Nuclear Blast Records, 1999


REVIEW BY: Christopher Thelen


When we last heard from the boys in Hypocrisy, Peter Tagtgren and crew were showing their skills on the live album Hypocrisy Destroys Wacken Live, a disc that served unofficially both as a "greatest hits" disc and as a hell of a welcome for someone who may have never heard this Swedish band's work before. I was in the latter group, and after listening to the disc, I was dying to hear more.

From the "Boy, That Was Fast" department, vocalist/guitarist Tagtgren, bassist Mikael Hedlund and drummer Lars Szoke return with their latest release, a self-titled effort that leaves any expectations you might have had in the dust. Hypocrisy is an album that moves from the closest thing one could call a "ballad" in heavy metal to grindcore that will leave your neck snapping for days, to more - dare I say it? - conventional performances. All of this will leave your jaw scraping the pavement in disbelief - and pleasure.my_heart_sings_the_harmony_web_ad_alt_250

One side note: The copy I was sent to review was an advance with the warning, "All songs are unmastered!" You sure could have fooled me; I hope they didn't change much, 'cause the sound on the advance copy promo was incredible.

Tagtgren and crew quickly get down to business on tracks like "Fractured Millenium," "Fusion Programmed Minds" and "Static Inverted Vision," creating such a rich layer of sound that it almost seems impossible that you're listening to a three-piece band. (It also seems impossible to think that not terribly long ago, Tagtgren almost pulled the plug on Hypocrisy.) There are times where the music takes a spooky turn, almost making you feel like you're watching a horror film; when Tagtgren's seven-string guitar work kicks in, it's just like the murderer put their hand on your shoulder. (No joke; I actually jumped at one point when Tagtgren's playing started.)

What makes Hypocrisy such an intriguing listen is that the band can go from one extreme of speed (the break-neck pace of "Apocalyptic Hybrid") to the other (the almost ballad-like "Disconnected Magnetic Corridors") and make it all sound like this is the way all music is supposed to happen. It takes musical skill and solid songwriting to make such a shift work, and Hypocrisy is a band that knows how to do both well.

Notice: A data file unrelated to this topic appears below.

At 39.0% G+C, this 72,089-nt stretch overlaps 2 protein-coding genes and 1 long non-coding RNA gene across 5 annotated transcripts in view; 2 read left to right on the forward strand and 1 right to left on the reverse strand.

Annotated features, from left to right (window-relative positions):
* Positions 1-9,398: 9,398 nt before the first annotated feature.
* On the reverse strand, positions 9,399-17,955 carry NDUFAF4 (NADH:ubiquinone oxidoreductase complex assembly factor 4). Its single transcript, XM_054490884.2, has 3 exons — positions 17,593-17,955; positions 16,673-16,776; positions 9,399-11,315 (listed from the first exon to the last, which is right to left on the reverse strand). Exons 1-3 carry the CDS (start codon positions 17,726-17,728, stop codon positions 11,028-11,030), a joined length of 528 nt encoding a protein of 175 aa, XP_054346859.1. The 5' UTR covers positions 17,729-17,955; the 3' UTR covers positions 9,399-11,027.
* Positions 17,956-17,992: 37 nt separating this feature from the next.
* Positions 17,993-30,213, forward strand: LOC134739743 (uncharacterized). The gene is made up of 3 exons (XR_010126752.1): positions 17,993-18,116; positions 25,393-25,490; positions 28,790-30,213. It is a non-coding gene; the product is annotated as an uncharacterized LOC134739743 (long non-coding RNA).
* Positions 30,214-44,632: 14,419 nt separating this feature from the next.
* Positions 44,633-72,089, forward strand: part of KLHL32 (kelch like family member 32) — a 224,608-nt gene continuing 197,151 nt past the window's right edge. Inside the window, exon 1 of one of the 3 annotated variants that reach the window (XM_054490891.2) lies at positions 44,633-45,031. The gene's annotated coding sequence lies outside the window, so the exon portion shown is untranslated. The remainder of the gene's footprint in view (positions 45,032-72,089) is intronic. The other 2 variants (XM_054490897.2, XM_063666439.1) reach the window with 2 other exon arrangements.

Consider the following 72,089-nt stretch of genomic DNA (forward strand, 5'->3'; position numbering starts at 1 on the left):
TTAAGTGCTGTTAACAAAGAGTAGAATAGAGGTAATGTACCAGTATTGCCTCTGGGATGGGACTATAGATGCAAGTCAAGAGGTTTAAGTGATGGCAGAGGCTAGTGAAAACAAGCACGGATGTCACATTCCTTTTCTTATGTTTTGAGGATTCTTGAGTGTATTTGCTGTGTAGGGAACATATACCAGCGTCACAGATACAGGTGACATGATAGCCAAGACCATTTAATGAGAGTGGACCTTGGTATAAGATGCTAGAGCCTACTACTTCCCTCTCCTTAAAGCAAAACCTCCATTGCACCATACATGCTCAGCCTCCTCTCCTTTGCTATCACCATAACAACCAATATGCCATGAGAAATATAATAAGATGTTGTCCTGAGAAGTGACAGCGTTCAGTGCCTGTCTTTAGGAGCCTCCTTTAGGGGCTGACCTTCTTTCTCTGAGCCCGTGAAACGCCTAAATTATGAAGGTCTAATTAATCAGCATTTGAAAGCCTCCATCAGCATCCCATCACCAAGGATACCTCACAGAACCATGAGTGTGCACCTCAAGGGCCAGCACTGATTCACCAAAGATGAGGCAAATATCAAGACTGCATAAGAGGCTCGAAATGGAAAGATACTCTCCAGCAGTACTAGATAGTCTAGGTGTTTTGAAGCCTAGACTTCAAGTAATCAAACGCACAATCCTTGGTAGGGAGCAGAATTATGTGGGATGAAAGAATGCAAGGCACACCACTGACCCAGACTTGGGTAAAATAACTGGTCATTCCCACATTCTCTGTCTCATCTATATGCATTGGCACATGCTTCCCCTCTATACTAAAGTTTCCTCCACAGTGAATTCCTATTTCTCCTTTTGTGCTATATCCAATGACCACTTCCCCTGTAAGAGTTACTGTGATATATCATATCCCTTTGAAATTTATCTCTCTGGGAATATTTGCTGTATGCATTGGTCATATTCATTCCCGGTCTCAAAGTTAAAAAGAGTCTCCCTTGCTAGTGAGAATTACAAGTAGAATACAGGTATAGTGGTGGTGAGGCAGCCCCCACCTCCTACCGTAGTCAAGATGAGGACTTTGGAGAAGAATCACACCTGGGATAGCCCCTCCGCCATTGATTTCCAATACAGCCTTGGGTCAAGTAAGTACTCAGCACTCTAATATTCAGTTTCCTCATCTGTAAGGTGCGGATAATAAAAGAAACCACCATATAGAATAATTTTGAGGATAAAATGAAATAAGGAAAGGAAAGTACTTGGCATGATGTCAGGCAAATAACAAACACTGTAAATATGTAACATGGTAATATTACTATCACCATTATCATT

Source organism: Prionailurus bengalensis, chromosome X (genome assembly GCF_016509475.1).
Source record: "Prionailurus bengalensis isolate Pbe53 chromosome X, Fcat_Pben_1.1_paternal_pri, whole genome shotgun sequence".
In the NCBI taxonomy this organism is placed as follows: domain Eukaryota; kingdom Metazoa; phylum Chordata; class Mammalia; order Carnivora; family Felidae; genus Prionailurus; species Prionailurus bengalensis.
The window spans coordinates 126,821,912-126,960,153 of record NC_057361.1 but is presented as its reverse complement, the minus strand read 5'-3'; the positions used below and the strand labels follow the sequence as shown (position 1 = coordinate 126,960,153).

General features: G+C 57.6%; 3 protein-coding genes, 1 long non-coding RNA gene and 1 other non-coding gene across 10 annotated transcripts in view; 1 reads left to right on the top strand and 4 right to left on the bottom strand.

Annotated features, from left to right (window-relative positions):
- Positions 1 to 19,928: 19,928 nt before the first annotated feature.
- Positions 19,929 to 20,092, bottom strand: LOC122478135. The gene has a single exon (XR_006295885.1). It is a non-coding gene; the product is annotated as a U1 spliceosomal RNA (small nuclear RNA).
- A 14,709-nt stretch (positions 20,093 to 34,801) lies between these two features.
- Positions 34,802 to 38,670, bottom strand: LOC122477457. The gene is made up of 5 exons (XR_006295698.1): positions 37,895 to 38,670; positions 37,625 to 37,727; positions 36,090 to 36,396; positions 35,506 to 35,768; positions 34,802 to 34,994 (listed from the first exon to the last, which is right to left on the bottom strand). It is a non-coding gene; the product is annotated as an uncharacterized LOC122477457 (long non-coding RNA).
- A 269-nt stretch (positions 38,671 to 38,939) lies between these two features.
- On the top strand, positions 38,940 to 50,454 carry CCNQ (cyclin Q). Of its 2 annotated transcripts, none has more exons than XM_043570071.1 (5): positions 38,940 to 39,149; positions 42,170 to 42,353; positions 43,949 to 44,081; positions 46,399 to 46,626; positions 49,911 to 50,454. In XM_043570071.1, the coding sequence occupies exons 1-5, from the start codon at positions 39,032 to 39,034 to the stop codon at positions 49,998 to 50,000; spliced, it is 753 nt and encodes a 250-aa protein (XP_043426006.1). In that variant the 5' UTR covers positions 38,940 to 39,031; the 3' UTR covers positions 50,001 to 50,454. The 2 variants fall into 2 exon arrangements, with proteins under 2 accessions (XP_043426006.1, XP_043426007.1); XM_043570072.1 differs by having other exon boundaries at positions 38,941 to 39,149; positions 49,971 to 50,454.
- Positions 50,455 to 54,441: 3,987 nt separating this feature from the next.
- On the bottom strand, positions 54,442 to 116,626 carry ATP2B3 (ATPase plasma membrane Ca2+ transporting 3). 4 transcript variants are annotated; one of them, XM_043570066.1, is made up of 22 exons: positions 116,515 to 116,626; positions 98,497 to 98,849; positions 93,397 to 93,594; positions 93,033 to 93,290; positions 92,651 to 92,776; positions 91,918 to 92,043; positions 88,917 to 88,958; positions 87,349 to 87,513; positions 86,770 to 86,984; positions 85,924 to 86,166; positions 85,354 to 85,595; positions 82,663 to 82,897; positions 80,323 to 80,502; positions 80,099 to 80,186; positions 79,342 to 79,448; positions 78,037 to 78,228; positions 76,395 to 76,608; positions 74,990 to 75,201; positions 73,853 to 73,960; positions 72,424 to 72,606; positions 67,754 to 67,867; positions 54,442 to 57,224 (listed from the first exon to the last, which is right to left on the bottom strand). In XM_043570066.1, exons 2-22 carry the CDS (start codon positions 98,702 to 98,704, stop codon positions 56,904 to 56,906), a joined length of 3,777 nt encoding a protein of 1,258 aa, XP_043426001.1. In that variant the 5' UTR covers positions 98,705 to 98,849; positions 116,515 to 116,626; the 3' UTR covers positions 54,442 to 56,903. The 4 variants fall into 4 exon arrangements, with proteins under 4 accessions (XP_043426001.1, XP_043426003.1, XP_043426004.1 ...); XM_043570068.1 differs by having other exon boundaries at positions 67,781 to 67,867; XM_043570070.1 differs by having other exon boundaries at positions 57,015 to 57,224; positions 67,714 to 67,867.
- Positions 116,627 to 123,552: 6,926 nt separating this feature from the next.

The only drawback to this album - and the only thing keeping the disc from being perfect in my eyes - is that it's often difficult to understand what Tagtgren is screaming about. I don't know if the full commercial version of this disc comes with lyrics (my promo doesn't), but they would have been beneficial. Even so, you don't have to understand every word of the song to grasp the importance of the story.

I would not be surprised if a lot of metal magazines named Hypocrisy one of the best albums of the year. However, I would be surprised if this album didn't break this band into the more mainstream knowledge of today's metal-heads. Hypocrisy is a portrait of a band who deserve every ounce of success that comes their way, and is another album that leaves me wanting to hear more of this group.

Rating: A-

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© 1999 Christopher Thelen and The Daily Vault. All rights reserved. Review or any portion may not be reproduced without written permission. Cover art is the intellectual property of Nuclear Blast Records, and is used for informational purposes only.